Over the years, numerous gun channels on YouTube have mentioned their troubles with the internet streaming service. This has been an ongoing problem with YouTube, with numerous reports existing of channels having videos demonetized for ridiculous reasons. By ridiculous, I mean videos and channels supposedly violating the terms of service, but that don’t actually violate the terms of service.
Now, YouTube has a policy where all firearms related content is restricted and demonetized from the start, and can only be approved after a set of human eyeballs at YouTube approves it.
Well, as The Truth About Guns reports, maybe not all firearms related content.
As we reported, YouTube has instituted a new policy for firearms-related content. ALL gun videos are automatically restricted — and thus demonetized and delisted by their search engine– until a YouTube censor views and approves them (a process that can take up to seven days). Well, not all firearms-related content . . .
The NRA’s [ad-free] videos are not restricted (i.e. they’re not removed from view or search when a user switches to restricted mode). This may have to do with the fact that the NRA spends tens of thousands of dollars advertising on YouTube. Or YouTube owner Google’s reluctance to tangle with the 5 million-strong gun rights group.
Also excluded from the automatic firearms-related content delisting process: [ad-free] videos by The Brady Campaign to Prevent Gun Violence, Everytown for Gun Safety and [their subsidiary] Moms Demand Action for Gun Sense in America.
In other words, entities that hold similar political positions to YouTube’s parent company, Google, get a pass. Funny how that shakes out, isn’t it?
Videos that are listed as “restricted” can’t be seen when restricted mode is turned on.
However, one side of the debate seems to have fewer problems with videos being restricted. Somehow, that just doesn’t seem right, now does it?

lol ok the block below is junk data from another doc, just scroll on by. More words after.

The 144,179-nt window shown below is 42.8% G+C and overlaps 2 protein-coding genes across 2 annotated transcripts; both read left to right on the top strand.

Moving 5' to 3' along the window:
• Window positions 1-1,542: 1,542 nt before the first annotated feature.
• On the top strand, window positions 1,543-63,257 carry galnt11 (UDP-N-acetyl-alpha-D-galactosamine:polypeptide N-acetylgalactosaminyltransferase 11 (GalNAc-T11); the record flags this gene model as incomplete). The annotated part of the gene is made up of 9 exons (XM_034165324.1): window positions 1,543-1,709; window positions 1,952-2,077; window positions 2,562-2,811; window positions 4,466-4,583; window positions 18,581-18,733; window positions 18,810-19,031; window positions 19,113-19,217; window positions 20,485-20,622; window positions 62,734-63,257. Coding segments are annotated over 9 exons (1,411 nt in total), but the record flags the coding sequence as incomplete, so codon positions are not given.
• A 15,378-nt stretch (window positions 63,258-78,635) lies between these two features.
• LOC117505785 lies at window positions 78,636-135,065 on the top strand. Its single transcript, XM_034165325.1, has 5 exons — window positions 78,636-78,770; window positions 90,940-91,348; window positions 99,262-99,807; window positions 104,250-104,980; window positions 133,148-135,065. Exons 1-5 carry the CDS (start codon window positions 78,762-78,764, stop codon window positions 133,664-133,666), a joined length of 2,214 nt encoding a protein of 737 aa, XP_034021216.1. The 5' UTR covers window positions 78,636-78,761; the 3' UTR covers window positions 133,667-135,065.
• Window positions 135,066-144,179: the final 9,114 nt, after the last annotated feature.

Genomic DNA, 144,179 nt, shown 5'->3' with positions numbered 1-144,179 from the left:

Unfortunately, YouTube is kind of the 800 lbs. gorilla when it comes to online video. Yes, you can put videos on Facebook, or Vimeo, but YouTube is the second largest search engine in the world, right behind Google. That means it’s still where people go to find information in a video form.
Many people derive income from their YouTube channels, and YouTube’s policy—to say nothing of its uneven application of it—appears to be set up so as to hurt those channels, particularly within the first week a video is up…
…which just happen to be the time period when most people are going to watch.
“But aren’t they hurting themselves by doing that?” some might ask, and it may sound like a fair point. However, a quick look at YouTube’s statistics show that the harm they’re inflicting upon themselves is pretty minimal.
It’s the channels in question that are truly being hurt. It ain’t easy talking about guns regularly. It takes a lot of time and effort. That means people who do it probably rely on channel income in order to keep things rolling. Without that, it’s hard to keep pushing.
That just might be the point, though.